She said such policies must include the redefinition of the roles of the producers and the private sector.
Mrs Quartey was speaking at a dissemination workshop on two research surveys into the state of post-harvest infrastructure and ageing farmers and youth in Agriculture organised by the Agriculture and Agribusiness Unit of the Real Sector Division of the Ministry of Finance in collaboration with the Ministry of Food and Agriculture (MOFA) and the Ghana Cocoa Board.
The survey on the post-harvest infrastructure was conducted in 216 districts in the country while the one on ageing farmers and youth covered 74 districts nationwide and done based on dominant crops in the district.
Mrs Quartey said while the Agricultural sector employs more than 41 per cent of the labour force and serves as the main source of income and food for rural households its contribution to the Gross Domestic Product in recent years, has been on decline mainly on account of relatively high growth in services and industries as compared to lower levels of growth in the sector.
She said as detailed in the Ghana Shared Growth and Development Agriculture (GSGDA II) specified areas for agriculture which suggested that effective post-harvest infrastructure was essential for encouraging and facilitating Farmer Based Organisations (FBOs) and the private sector to establish estate agriculture with government support.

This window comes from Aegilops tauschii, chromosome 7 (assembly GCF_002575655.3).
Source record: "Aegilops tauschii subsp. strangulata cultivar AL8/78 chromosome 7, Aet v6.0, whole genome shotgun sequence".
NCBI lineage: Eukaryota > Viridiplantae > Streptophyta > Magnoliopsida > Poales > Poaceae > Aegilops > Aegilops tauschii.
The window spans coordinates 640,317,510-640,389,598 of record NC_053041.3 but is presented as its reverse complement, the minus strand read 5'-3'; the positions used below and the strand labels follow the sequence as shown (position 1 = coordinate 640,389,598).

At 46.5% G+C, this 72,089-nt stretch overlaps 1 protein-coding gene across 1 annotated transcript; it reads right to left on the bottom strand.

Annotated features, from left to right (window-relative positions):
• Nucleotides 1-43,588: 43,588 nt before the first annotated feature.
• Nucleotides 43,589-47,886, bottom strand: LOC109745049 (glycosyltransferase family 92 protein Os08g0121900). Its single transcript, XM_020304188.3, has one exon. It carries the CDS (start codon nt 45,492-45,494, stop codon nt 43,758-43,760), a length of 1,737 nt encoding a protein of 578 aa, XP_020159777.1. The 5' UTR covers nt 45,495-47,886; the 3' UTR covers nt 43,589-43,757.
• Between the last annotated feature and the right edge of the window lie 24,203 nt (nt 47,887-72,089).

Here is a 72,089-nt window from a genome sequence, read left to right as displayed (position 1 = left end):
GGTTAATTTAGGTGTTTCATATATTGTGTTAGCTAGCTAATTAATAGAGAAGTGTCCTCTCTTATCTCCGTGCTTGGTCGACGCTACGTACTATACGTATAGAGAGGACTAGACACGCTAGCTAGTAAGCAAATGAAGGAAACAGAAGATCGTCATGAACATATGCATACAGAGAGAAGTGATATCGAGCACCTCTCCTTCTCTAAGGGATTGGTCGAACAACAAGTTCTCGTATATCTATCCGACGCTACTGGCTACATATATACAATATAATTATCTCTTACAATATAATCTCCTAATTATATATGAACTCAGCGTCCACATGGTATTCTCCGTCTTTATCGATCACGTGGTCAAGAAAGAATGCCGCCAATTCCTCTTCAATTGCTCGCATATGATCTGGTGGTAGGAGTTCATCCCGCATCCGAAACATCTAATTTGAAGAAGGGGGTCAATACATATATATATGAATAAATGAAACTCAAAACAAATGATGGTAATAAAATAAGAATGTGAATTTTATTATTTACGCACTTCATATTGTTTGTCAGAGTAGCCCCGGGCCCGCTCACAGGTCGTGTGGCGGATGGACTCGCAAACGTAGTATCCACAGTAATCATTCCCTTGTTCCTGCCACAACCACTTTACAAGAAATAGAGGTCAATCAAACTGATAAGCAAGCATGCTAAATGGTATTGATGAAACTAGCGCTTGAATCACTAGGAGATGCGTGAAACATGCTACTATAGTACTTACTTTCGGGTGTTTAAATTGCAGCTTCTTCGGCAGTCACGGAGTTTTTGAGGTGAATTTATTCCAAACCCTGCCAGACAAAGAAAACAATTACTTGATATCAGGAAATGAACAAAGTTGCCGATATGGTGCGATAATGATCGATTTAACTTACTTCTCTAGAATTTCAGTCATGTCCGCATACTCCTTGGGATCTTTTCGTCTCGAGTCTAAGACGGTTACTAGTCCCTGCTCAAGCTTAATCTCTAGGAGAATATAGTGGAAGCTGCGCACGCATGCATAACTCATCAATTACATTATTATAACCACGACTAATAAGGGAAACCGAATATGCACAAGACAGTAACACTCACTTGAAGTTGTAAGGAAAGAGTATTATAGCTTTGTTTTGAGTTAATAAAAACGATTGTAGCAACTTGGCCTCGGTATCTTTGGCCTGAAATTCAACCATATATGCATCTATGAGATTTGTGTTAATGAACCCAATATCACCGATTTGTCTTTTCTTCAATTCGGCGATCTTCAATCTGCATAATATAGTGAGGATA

Also, the Development of appropriate agricultural financing instrument to mitigate key risks facing farmers and establishing marketing organisations.
Mrs Quartey said an estimated 20 to 30 per cent of food produced is lost along the post-harvest chain before it reaches the final consumer.
Besides, there is compelling evidence from MOFA on the ageing farmer population in the country, which needs to be addressed so as to facilitate sustainable agricultural production.
Currently, the average age of farmers in Ghana is 55 years compared to a life expectancy that fell from 55 to 60 years.
Mrs Quartey said the implication of the ageing farmer population is an indication of youth apathy towards agriculture because of its financial, social and professional unattractiveness.
She called for efforts to focus on encouraging women to take an active part in post-harvest facility management, adapting the curricula of junior and senior secondary schools to make agriculture appealing to the youth and attracting the youth to agriculture outside of the classroom.
She assured the sector of government’s continuous support to the prescription of effective policies, promulgation of laws and real investments.
In a speech read for on his behalf, Mr Joseph Kwasi Boamah, Chief Director MOFA said the adverse impact of the absence of post-harvest infrastructure and the ageing farmers on agricultural productivity come with food insecurity, deepening rural poverty due to less of agricultural produce and reduction in export produce, unemployment and declining health conditions.
Source: GNA/News Ghana